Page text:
Every morning my bus passes a shelter and the Downtown Emergency Service Center. They are overwhelmed. Every $5 or $10 bill put into the hand of a person on the street eases the pressure on shelters and, most importantly, the person. The individual. Some might say it encourages them to come to the Square, but why would anyone who is not already there come on the off chance that a stranger might hand them a $10 or $20 bill?

A common theme that has struck me as particularly sad is the belief that the majority of the homeless were drunks, drug addicts, criminals or thieves. It is true that the category “homeless” has come to include all of those people, but there are so many, many more who are none of those things. Homeless is a catch-all term with too many bad connotations. It is a description of a condition, not an individual. The sins of a few laid upon the many. I would argue that the majority are unemployed, displaced and depressed. Down on their luck.

Another common theme was that they were transients. I recently saw a woman slowly moving down the sidewalk. She had three shopping carts piled high with plastic bags and old suitcases.  She would push one cart 100 feet while watching over her shoulder, afraid that someone would steal one of the others before she could get back to it. True she was in transit, but to where? Not to a shelter because she would have to leave such a substantial amount of belongings outside, for someone to steal. Presumbably, this is also the case for many people living in tents, cars and campers: They look for places to sleep they won’t be disturbed or won’t lose the few possessions they might have left.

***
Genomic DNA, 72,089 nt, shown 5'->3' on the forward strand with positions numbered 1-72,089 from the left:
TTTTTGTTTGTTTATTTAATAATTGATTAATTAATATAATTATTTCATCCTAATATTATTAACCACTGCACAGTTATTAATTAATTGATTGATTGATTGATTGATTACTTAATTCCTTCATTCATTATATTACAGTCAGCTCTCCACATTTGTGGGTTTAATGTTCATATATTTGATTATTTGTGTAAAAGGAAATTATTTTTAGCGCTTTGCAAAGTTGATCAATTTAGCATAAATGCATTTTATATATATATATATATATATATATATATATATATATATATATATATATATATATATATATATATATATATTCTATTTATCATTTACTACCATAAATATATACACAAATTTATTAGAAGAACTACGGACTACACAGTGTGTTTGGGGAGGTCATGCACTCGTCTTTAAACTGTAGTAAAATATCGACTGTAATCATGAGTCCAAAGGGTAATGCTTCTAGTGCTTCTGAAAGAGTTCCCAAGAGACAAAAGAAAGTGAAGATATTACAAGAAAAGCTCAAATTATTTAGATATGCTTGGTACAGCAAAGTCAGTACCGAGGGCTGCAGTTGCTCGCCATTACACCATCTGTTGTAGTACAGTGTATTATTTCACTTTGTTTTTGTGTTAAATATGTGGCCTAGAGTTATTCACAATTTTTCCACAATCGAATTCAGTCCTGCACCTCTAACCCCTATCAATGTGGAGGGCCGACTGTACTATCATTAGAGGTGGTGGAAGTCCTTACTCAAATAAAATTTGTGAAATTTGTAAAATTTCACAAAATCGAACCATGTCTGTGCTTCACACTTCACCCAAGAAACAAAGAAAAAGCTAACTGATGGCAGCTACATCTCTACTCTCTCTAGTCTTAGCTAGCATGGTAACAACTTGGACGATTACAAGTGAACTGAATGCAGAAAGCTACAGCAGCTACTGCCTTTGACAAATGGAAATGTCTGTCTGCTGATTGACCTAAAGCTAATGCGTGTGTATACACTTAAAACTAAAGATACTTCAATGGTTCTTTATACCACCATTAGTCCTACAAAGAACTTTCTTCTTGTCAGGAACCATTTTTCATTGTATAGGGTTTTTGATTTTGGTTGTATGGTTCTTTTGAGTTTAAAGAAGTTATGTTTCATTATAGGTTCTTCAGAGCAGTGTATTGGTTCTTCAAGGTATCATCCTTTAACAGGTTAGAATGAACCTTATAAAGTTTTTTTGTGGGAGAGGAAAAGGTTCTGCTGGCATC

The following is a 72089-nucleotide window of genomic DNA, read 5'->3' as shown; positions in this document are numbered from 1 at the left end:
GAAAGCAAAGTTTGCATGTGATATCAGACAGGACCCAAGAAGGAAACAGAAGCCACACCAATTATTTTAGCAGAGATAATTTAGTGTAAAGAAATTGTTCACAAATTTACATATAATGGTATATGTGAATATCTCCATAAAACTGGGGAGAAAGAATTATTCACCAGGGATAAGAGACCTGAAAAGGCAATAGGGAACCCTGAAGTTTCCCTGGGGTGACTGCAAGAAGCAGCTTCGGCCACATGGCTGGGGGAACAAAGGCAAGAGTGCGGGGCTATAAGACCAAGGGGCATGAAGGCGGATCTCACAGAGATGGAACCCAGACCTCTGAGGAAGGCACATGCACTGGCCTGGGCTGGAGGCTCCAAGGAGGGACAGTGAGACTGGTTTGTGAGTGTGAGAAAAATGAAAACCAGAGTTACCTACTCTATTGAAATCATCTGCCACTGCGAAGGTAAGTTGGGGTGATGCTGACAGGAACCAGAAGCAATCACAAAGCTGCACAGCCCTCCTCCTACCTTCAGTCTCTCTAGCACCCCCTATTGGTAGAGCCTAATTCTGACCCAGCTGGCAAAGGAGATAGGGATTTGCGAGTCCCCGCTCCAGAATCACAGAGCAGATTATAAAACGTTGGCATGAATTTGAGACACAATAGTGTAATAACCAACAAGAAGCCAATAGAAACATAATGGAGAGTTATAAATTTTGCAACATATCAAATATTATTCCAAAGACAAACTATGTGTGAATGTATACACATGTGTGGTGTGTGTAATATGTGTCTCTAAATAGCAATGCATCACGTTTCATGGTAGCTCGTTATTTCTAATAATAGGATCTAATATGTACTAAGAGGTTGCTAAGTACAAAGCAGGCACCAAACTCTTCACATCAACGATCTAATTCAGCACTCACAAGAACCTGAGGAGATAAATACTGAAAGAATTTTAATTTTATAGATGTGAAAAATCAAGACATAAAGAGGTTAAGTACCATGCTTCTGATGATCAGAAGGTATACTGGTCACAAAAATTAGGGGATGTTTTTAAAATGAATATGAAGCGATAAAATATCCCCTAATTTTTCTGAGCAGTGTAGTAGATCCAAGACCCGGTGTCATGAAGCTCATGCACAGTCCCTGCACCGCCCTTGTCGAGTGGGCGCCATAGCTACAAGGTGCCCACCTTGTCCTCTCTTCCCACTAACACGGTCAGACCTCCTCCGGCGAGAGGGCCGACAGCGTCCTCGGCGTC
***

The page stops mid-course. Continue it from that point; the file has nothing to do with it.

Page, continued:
And then there’s the idea that they should just get a job. But how do you get a job with no clean clothes or an address to put on an application? Even if you were able to find a cheap apartment, you need first and last month’s rent and a security deposit. What’s that, $3,000 for a cheap place? Where are you going to get that kind of money working for minimum wage? It is a catch-22.

Working in Pioneer Square, the home of the original Skid Row, I’ve had a firsthand look at homelessness. It is has become the epicenter for urban homeless in the Pacific Northwest. For many it is a place of hunger, depression and despair. In the last few years it has rapidly changed and is continuing to change. Wealthy urbanites are replacing the working class residents. Affordable places to live are being renovated or torn down, replaced with $2,000 to $5,000 a month apartments and million dollar condos.